Still no reaction from the young haredi. So I asked him: Since it was permissible to stand pressed against a strange woman on a crowded subway, why could he not sit in a seat next to a woman – with no physical contact? His reaction? Not a word was spoken. He turned and walked away. Clearly, I had been dealing with what a haredi friend of mine described as “a head of stone.”
Regardless, I commend the court for finally bringing this farce to a conclusion. Let these faux religionists take their game elsewhere and stop bothering all the other travelers on El Al flights.
Doing what it says
Generally, typos occur in a newspaper, no matter how hard editors try to make sure they do not. However, in “Netanyahu said to order lifting of ‘de facto building freeze’ in Jerusalem” (June 23), there was a typo that really was more of a Freudian slip: “Neither the Jerusalem Municipality nor the Constriction Ministry confirmed or denied the report.”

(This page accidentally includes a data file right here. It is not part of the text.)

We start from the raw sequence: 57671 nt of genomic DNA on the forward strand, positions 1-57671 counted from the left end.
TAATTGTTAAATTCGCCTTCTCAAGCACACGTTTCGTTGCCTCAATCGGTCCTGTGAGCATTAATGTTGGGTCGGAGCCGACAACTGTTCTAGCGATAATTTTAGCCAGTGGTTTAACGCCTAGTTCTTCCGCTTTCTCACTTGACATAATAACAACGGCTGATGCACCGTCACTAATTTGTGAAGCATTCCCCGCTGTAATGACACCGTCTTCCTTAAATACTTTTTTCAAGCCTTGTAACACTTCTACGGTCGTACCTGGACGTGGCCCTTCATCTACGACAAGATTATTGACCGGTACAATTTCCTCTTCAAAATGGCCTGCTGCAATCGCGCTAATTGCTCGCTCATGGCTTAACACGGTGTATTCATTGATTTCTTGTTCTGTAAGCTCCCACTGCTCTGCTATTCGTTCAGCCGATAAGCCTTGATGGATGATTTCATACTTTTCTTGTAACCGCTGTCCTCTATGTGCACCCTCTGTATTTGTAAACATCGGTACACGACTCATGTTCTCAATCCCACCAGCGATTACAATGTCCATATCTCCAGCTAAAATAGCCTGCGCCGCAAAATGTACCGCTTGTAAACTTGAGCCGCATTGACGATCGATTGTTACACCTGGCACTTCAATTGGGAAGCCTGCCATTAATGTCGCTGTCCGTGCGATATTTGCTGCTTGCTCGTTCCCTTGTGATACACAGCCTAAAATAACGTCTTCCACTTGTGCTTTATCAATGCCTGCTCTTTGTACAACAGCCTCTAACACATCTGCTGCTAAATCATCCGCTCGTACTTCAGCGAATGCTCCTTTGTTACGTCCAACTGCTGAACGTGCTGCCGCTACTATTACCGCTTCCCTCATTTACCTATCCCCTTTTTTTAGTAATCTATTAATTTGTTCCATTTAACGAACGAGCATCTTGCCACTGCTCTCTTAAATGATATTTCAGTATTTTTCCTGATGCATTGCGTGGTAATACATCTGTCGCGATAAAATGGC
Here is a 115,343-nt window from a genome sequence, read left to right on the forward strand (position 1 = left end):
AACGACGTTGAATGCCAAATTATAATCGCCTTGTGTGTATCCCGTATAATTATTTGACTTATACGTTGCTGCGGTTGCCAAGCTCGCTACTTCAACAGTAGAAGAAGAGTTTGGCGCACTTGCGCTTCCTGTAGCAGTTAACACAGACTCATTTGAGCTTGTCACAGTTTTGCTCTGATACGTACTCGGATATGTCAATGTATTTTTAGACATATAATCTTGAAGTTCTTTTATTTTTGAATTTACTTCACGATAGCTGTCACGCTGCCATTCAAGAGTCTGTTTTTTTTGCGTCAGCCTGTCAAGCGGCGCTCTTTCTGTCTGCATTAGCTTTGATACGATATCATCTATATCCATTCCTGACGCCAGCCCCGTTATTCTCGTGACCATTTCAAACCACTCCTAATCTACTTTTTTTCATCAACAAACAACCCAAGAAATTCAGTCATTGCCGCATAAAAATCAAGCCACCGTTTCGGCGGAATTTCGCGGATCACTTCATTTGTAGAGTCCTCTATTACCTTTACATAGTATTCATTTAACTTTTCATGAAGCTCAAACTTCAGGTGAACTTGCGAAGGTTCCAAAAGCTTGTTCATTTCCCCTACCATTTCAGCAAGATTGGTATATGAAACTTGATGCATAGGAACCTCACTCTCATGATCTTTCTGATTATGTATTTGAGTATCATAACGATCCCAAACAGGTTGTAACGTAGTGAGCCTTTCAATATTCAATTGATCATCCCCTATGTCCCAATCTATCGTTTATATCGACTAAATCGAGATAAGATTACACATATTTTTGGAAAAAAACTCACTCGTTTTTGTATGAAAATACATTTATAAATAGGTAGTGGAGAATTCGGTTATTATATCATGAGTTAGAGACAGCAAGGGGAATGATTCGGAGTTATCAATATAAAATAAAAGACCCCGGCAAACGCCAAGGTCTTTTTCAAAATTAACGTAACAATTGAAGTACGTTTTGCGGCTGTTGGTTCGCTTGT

Indeed, the Construction Ministry has become the Constriction Ministry!
ZE’EV M. SHANDALOV Ma’aleh Adumim
‘Dead woman walking’
Melanie Phillips’s “The fight to the death in Britain and America” (As I See It, June 23) is spot on.
I have just returned from the UK and have seen its collapse first-hand. As appropriately stated by a former Tory cabinet minister, Prime Minister Teresa May is a “dead woman walking,” and of her own volition and crass stupidity.